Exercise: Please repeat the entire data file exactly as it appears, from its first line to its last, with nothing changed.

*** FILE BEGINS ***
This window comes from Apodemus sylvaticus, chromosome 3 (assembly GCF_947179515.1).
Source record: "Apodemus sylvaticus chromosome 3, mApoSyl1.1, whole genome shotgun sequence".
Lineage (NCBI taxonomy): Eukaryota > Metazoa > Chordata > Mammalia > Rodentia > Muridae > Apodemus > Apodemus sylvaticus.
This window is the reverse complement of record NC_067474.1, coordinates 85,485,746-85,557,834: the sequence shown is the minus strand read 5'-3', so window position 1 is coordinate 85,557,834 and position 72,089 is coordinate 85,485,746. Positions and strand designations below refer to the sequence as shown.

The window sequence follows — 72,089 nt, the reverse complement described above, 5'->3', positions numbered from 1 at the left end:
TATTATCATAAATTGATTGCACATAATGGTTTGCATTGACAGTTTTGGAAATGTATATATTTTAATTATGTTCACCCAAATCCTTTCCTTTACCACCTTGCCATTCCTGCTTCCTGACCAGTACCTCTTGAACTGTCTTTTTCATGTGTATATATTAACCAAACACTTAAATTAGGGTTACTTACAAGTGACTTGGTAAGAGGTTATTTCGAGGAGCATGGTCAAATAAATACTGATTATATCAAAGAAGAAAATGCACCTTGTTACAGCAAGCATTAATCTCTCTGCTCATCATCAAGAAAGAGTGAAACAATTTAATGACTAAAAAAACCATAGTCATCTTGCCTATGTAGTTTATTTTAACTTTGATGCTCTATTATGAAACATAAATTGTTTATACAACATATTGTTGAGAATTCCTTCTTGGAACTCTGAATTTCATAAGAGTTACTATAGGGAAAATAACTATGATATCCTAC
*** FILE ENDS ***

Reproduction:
This window comes from Apodemus sylvaticus, chromosome 3 (assembly GCF_947179515.1).
Source record: "Apodemus sylvaticus chromosome 3, mApoSyl1.1, whole genome shotgun sequence".
Lineage (NCBI taxonomy): Eukaryota > Metazoa > Chordata > Mammalia > Rodentia > Muridae > Apodemus > Apodemus sylvaticus.
This window is the reverse complement of record NC_067474.1, coordinates 85,485,746-85,557,834: the sequence shown is the minus strand read 5'-3', so window position 1 is coordinate 85,557,834 and position 72,089 is coordinate 85,485,746. Positions and strand designations below refer to the sequence as shown.

The window sequence follows — 72,089 nt, the reverse complement described above, 5'->3', positions numbered from 1 at the left end:
TATTATCATAAATTGATTGCACATAATGGTTTGCATTGACAGTTTTGGAAATGTATATATTTTAATTATGTTCACCCAAATCCTTTCCTTTACCACCTTGCCATTCCTGCTTCCTGACCAGTACCTCTTGAACTGTCTTTTTCATGTGTATATATTAACCAAACACTTAAATTAGGGTTACTTACAAGTGACTTGGTAAGAGGTTATTTCGAGGAGCATGGTCAAATAAATACTGATTATATCAAAGAAGAAAATGCACCTTGTTACAGCAAGCATTAATCTCTCTGCTCATCATCAAGAAAGAGTGAAACAATTTAATGACTAAAAAAACCATAGTCATCTTGCCTATGTAGTTTATTTTAACTTTGATGCTCTATTATGAAACATAAATTGTTTATACAACATATTGTTGAGAATTCCTTCTTGGAACTCTGAATTTCATAAGAGTTACTATAGGGAAAATAACTATGATATCCTAC